SCRUM Methodology Development for your Business
Software development is very complex, it is extremely hard if not impossible to know how an ideal solution to a problem would look like upfront. On top of that what’s “ideal” tends to change over time.
Therefore choosing an iterative approach of developing software to leverage information and insight gained on the fly is very pragmatic. On top of that most of the software that is written today is never ‘finished’. This is especially true for successful software. It is rather improved and maintained for extended periods of time
Scrum is a better fit for the way we think of software today than other methodologies. Scrum is a framework to develop software using self organized teams with clearly defined roles, artifacts, and events so that you might be agile.
Image source: Agile for All
The SCRUM life cycle at GoodWorkLabs
The first step in Scrum is for the Product Owner to articulate the product vision. Eventually, this evolves into a refined and prioritized list of features called the Product Backlog. This backlog exists and evolves over the lifetime of the product; it is the product road map. The subset of the Product Backlog that is intended for the current release is known as the Release Backlog, and in general, this portion is the primary focus of the Product Owner.
1. Sprint planning
At the beginning of each Sprint, the Sprint Planning Meeting takes place. It is divided into two distinct sub-meetings. In Sprint Planning Part One, the Product Owner and Team Product Backlog get together and define the “Scenario of Done”. In Sprint Planning Part Two, contingency plans are discussed and analysed.
2. Daily Scrum
Once the Sprint has started, the Team engages in another key Scrum practices: The Daily Scrum. This is a short meeting that happens every workday at an appointed time and place. Everyone in the team attends. In the Daily Scrum, one by one, each member of the team reports three things to the other members of the team:
(1) What they were able to get done since the last meeting.
(2) What they are planning to finish by the next meeting.
(3) Any blocks or impediments that are in their way.
3. Updating Sprint Backlog & Sprint Burn down Chart
Every day, the team members update their estimate of the amount of time remaining to complete their current task in the Sprint Backlog. Following this update, someone adds up the hours remaining for the Team as a whole, and plots it on the Sprint Burndown Chart. This graph shows, each day, a new estimate of how much work remains until the Team’s tasks are finished.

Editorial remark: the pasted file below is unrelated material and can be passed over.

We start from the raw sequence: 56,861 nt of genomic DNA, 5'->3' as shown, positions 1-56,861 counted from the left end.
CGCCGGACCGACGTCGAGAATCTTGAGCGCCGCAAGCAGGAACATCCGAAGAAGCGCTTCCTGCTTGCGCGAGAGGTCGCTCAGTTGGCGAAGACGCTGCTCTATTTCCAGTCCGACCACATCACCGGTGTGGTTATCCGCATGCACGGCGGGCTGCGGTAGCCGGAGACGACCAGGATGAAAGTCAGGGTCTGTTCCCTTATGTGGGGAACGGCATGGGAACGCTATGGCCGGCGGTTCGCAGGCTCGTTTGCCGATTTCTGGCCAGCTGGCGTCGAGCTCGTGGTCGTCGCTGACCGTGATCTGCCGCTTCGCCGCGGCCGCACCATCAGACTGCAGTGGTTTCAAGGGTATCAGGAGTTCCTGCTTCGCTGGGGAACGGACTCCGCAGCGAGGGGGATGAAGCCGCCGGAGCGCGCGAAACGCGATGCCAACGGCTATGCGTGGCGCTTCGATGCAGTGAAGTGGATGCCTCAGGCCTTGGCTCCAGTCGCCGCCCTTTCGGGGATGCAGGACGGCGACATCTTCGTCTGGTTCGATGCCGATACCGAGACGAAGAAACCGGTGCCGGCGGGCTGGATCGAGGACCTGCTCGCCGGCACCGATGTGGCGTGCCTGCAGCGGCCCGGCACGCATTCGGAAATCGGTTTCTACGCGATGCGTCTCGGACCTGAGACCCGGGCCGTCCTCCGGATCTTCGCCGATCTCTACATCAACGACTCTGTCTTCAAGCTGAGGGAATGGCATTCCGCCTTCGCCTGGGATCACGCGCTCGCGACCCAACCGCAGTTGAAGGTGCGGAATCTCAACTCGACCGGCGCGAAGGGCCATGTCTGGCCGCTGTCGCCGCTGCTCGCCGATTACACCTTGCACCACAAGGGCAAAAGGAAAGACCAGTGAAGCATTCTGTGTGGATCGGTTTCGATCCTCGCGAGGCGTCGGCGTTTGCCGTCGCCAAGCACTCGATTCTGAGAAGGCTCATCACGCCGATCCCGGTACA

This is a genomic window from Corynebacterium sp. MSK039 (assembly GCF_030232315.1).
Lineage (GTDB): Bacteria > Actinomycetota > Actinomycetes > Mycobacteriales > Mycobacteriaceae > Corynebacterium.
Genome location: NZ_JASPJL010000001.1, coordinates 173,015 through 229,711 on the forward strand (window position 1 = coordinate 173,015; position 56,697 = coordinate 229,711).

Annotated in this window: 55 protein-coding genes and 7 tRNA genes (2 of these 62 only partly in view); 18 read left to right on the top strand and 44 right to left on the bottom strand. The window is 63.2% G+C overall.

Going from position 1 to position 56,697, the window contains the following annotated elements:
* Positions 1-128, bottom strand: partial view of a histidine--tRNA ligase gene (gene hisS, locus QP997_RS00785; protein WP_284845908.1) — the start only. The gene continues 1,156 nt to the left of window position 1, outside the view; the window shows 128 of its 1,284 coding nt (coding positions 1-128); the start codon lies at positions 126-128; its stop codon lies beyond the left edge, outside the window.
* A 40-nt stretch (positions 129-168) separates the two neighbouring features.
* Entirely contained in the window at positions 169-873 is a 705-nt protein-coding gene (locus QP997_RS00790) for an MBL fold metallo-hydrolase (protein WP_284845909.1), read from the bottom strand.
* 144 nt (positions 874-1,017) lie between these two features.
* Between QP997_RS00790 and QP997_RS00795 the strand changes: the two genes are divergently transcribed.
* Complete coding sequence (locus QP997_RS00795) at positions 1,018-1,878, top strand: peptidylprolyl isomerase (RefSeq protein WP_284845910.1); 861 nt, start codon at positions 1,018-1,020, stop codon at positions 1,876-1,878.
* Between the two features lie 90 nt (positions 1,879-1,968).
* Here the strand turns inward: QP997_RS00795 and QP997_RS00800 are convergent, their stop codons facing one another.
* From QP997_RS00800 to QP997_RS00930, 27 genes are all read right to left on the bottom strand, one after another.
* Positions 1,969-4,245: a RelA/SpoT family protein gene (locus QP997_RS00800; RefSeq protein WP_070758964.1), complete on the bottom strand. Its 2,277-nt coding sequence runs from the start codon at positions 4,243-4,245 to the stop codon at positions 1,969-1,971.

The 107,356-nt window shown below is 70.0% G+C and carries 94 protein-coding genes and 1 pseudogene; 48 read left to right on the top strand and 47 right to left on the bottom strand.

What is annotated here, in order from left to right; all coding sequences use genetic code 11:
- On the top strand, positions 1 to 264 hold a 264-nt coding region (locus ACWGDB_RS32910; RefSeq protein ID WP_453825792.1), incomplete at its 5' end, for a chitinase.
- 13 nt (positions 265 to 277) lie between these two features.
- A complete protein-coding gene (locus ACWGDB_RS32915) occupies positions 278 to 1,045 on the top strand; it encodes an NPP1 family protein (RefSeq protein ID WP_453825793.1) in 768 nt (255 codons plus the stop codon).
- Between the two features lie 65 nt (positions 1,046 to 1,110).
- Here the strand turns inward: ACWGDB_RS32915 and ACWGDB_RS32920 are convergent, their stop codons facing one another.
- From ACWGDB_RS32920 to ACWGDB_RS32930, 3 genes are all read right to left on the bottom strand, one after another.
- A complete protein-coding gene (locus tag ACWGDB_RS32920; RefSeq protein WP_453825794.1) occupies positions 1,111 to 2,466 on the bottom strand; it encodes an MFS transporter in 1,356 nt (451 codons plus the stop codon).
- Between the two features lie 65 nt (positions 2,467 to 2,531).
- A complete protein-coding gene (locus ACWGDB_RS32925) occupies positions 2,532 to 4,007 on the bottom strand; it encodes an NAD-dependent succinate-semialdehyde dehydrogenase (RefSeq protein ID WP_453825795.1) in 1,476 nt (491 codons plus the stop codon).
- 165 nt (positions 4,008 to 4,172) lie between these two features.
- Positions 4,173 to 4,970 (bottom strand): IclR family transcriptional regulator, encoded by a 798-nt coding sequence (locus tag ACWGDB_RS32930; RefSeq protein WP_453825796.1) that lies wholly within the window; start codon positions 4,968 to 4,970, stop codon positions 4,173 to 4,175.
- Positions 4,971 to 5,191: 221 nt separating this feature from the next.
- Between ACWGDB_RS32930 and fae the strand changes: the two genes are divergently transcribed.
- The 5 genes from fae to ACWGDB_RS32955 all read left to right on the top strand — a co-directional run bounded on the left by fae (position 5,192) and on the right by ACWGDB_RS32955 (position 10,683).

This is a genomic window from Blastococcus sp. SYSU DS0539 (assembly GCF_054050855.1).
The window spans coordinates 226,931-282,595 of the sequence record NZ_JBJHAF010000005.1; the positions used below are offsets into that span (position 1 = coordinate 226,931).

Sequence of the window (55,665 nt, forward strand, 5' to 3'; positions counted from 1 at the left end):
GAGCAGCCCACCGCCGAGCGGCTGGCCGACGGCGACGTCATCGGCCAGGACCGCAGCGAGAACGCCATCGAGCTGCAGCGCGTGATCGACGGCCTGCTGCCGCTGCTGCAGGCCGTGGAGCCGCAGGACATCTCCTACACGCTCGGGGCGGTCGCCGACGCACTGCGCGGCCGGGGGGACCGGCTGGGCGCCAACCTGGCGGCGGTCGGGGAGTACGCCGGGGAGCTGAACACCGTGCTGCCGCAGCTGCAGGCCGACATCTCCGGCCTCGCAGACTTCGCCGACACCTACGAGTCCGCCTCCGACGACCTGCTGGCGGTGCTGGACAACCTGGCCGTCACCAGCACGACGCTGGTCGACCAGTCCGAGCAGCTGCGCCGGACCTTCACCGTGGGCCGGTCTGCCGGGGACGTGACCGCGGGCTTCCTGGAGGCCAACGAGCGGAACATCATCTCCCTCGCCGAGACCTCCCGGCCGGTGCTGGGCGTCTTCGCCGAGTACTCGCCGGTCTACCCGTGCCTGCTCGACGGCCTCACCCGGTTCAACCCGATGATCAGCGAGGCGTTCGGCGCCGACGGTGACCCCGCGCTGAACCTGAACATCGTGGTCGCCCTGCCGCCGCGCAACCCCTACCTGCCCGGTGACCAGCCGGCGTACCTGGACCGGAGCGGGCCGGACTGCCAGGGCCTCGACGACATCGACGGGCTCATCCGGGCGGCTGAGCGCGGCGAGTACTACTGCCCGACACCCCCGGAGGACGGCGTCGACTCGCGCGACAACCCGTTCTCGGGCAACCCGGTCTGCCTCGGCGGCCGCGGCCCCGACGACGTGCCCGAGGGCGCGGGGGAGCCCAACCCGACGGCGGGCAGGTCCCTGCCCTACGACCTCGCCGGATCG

4. Product Backlog Refinement
One of the lesser known, but valuable guidelines in Scrum is that 5-10% of each Sprint must be dedicated by the Product Owner and the team to refine the Product Backlog. This includes: detailed requirements analysis, splitting large items into smaller ones, estimation of new items and re-estimation of existing items.
5. Sprint Review
After the Sprint ends, there is the Sprint Review, where the team reviews the Sprint with the Product Owner. The Sprint Review is an inspect and adapt activity for the product. It is a time for an in-depth conversation and collaboration between the Team and Product Owner to learn the situation, to get advice, and so forth.
6. Application or Product Focus
For applications or products, either for the market or for internal use within an organization, Scrum moves groups away from the older project-centric model toward a continuous application/product development model. There is no longer a project with a beginning, middle, and end. And hence, there is no traditional project manager. Rather, there is simply a stable Product Owner and a long-lived self-managed Team that collaborate in an “endless” series of two-or four-week Sprints, until the product or application is retired.
Hire GoodWorkLabs as your SCRUM Master
We can assist you in managing your critical business projects with definitive SCRUM methodologies.
Scrum depends on maximum transparency for success. We utilize tangible progress and process metrics and offer custom dashboards that make it easy to keep tabs on the development velocity, instantly view blockers, and predict team performance at a glance.
Scrum allows getting started fast. During sprint 0, we process the initial high-level requirements for sprint 1, and set up the project infrastructure. For maximum speed, we automate project environment provisioning, including issue tracking, reporting dashboards, code repositories, development servers, and more.
Unlike the traditional Waterfall approach, Scrum welcomes change, even late in development. We implement well-defined procedures for transparent requirements management, efficient scope breakdown, and backlog refinement and control.
Contact us today for some brilliant SCRUM implementation and services!